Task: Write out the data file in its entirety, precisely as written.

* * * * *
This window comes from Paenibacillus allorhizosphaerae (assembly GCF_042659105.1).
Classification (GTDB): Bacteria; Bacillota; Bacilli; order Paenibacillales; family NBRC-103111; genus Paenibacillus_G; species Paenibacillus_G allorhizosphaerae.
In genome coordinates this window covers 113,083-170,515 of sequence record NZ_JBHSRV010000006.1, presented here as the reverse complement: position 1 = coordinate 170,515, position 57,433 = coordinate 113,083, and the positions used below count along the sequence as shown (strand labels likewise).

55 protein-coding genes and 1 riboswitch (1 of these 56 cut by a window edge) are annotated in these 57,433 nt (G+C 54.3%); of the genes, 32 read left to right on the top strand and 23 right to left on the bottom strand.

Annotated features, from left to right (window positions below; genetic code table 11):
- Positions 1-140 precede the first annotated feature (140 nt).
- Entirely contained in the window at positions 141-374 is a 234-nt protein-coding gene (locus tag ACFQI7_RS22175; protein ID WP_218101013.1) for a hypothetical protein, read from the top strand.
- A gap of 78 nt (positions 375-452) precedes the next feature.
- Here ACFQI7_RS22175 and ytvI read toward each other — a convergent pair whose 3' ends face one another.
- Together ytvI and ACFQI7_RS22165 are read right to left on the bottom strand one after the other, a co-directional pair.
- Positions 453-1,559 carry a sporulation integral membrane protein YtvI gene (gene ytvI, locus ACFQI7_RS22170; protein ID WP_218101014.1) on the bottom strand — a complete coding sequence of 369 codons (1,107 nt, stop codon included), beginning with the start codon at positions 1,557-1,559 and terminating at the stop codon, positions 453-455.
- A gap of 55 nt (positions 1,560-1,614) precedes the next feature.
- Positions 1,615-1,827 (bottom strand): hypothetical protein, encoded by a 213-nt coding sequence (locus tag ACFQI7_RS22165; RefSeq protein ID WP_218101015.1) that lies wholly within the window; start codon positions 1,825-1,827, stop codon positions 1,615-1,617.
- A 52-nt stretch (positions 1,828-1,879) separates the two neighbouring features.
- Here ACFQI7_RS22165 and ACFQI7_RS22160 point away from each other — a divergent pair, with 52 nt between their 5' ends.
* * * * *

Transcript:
This window comes from Paenibacillus allorhizosphaerae (assembly GCF_042659105.1).
Classification (GTDB): Bacteria; Bacillota; Bacilli; order Paenibacillales; family NBRC-103111; genus Paenibacillus_G; species Paenibacillus_G allorhizosphaerae.
In genome coordinates this window covers 113,083-170,515 of sequence record NZ_JBHSRV010000006.1, presented here as the reverse complement: position 1 = coordinate 170,515, position 57,433 = coordinate 113,083, and the positions used below count along the sequence as shown (strand labels likewise).

55 protein-coding genes and 1 riboswitch (1 of these 56 cut by a window edge) are annotated in these 57,433 nt (G+C 54.3%); of the genes, 32 read left to right on the top strand and 23 right to left on the bottom strand.

Annotated features, from left to right (window positions below; genetic code table 11):
- Positions 1-140 precede the first annotated feature (140 nt).
- Entirely contained in the window at positions 141-374 is a 234-nt protein-coding gene (locus tag ACFQI7_RS22175; protein ID WP_218101013.1) for a hypothetical protein, read from the top strand.
- A gap of 78 nt (positions 375-452) precedes the next feature.
- Here ACFQI7_RS22175 and ytvI read toward each other — a convergent pair whose 3' ends face one another.
- Together ytvI and ACFQI7_RS22165 are read right to left on the bottom strand one after the other, a co-directional pair.
- Positions 453-1,559 carry a sporulation integral membrane protein YtvI gene (gene ytvI, locus ACFQI7_RS22170; protein ID WP_218101014.1) on the bottom strand — a complete coding sequence of 369 codons (1,107 nt, stop codon included), beginning with the start codon at positions 1,557-1,559 and terminating at the stop codon, positions 453-455.
- A gap of 55 nt (positions 1,560-1,614) precedes the next feature.
- Positions 1,615-1,827 (bottom strand): hypothetical protein, encoded by a 213-nt coding sequence (locus tag ACFQI7_RS22165; RefSeq protein ID WP_218101015.1) that lies wholly within the window; start codon positions 1,825-1,827, stop codon positions 1,615-1,617.
- A 52-nt stretch (positions 1,828-1,879) separates the two neighbouring features.
- Here ACFQI7_RS22165 and ACFQI7_RS22160 point away from each other — a divergent pair, with 52 nt between their 5' ends.